Economic crisis, coronavirus blamed for slow implementation of peace deal
The parties to the Revitalised Agreement on the Resolution of Conflict in South Sudan (R-ARCSS) have attributed the slow implementation of the deal's provisions to the financial crisis biting the country, a lack of political will, and the global Coronavirus pandemic.
The statement by the parties marked the first anniversary of the formation of the Revitalised Government of National Unity in February 2020, in the implementation of a three-year transitional period leading into elections in 2023.
The parties acknowledged that some progress had been made so far despite the slow implementation process.
According to the agreement, the parties should unify and deploy armed forces and reconstitute the national legislature and council of states. However, observers say the implementation has been lagging.
Michael Makuei Lueth, South Sudan's Minister of Information and government spokesman told Radio Tamazuj on Monday that the Coronavirus crisis directly affected the implementation of the agreement.
“Coronavirus affected the implementation of the agreement, but I see that we are on the right path since the presidency was formed," he said.
Makuei explained that the transitional period started when the presidency was formed and the state governors were named. He insisted that the government can complete some of the remaining tasks and postpone others till after the elections.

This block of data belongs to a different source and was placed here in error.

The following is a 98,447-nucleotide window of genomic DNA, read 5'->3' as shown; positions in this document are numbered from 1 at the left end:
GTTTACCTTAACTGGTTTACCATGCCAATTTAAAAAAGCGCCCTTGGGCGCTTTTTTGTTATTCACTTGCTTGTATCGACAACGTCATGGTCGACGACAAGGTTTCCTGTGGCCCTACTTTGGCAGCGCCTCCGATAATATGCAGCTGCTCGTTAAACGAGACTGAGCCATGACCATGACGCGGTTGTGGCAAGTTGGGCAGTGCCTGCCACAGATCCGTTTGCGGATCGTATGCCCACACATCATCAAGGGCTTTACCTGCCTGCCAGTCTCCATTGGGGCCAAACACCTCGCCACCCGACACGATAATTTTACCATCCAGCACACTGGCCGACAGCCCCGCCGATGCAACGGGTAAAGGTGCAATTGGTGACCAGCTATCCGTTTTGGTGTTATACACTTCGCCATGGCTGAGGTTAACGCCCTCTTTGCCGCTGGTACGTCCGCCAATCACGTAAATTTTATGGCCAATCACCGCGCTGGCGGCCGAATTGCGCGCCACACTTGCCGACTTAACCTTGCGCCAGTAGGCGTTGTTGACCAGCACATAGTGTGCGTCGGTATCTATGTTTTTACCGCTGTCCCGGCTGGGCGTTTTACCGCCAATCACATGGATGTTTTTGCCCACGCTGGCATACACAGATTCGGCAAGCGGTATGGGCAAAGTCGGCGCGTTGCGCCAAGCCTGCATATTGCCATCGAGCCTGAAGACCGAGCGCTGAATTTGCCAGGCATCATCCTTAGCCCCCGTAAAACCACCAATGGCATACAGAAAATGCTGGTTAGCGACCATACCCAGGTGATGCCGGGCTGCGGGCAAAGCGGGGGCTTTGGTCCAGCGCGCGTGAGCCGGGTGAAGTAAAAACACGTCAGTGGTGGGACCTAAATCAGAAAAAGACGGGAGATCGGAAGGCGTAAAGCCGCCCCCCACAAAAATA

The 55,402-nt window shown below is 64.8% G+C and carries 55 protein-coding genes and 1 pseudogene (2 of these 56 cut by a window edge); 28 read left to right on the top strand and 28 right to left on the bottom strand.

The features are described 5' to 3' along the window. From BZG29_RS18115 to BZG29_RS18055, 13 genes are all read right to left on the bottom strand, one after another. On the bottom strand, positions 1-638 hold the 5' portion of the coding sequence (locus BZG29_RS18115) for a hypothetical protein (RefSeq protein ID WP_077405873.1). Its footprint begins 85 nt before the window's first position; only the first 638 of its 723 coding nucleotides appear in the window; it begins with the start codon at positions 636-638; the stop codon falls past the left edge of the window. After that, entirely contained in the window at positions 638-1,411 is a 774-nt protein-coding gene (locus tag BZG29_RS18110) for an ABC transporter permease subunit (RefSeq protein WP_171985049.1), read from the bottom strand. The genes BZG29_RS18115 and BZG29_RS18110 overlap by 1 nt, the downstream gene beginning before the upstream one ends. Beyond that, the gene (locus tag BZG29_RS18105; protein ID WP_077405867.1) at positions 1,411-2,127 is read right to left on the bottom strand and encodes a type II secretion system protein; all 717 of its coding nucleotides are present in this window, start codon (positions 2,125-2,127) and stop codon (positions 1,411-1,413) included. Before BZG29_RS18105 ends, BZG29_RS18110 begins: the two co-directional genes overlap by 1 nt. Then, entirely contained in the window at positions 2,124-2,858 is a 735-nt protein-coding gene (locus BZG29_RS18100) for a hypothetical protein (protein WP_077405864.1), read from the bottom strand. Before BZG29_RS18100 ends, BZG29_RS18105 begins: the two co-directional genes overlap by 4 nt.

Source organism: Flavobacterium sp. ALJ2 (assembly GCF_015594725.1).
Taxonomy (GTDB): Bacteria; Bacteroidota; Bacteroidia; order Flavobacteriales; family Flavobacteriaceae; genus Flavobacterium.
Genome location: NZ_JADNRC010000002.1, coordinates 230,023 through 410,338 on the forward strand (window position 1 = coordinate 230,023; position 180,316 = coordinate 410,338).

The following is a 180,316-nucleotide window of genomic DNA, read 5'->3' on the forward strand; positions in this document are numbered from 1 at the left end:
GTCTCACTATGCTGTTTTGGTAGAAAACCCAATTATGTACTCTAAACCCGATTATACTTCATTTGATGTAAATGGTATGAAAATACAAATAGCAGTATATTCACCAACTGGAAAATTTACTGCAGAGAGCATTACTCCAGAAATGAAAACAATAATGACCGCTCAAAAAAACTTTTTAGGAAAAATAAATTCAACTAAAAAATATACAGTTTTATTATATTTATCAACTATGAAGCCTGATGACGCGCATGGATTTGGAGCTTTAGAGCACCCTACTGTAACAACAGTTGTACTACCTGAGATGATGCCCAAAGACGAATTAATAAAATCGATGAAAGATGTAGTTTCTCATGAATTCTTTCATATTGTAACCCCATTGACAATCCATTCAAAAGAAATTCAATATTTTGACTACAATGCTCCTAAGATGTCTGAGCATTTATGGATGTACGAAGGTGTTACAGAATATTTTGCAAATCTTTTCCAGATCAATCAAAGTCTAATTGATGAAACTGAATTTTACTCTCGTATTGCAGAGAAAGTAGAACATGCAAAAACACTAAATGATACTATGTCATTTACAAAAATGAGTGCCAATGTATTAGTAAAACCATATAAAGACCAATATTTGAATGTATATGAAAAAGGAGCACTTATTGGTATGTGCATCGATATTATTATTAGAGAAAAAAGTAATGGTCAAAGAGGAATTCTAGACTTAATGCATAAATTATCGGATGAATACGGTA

He continued: "The census is one of the issues that can be postponed until after the transitional period because it requires equipment, and it is difficult to carry out in the remaining period. Likewise, elections cannot be linked to the return of refugees to their areas."
Concerning the establishment of a hybrid court to try crimes committed in the country, Makuei said, “Without silencing the guns, it is not possible to talk about the hybrid court, and those who rush to establish the court are not present in South Sudan. So the international community must consider the realism of the agreement," he added.
The government mouthpiece responding to concerns raised that the appointment of state governments by the president is against the peace deal said the presidency acted so due to a lack of constitutions in the states.
He further blamed some parties for failing to submit their nominees to the national parliament as derailing the process.
For his part, Nathaniel Oyet, the SPLM-IO representative to the National Constitution Amendment Committee (NCAC), said that many challenges stand in the way of implementing the agreement and that the parties have led to failure during the pre-transitional period until now.
"There are many outstanding issues, which are the issues of the pre-transitional period, and until now the parties are unable to implement them. These issues include the unification of forces and the formation of governments, a year after the start of the formation of the government," Natanel said.
According to Oyet, implementation of the agreement is not limited to the formation of governments but also the implementation of the security arrangements, the amendment to laws, humanitarian aid, the issues of displaced persons and refugees, and the permanent constitution, which are still pending.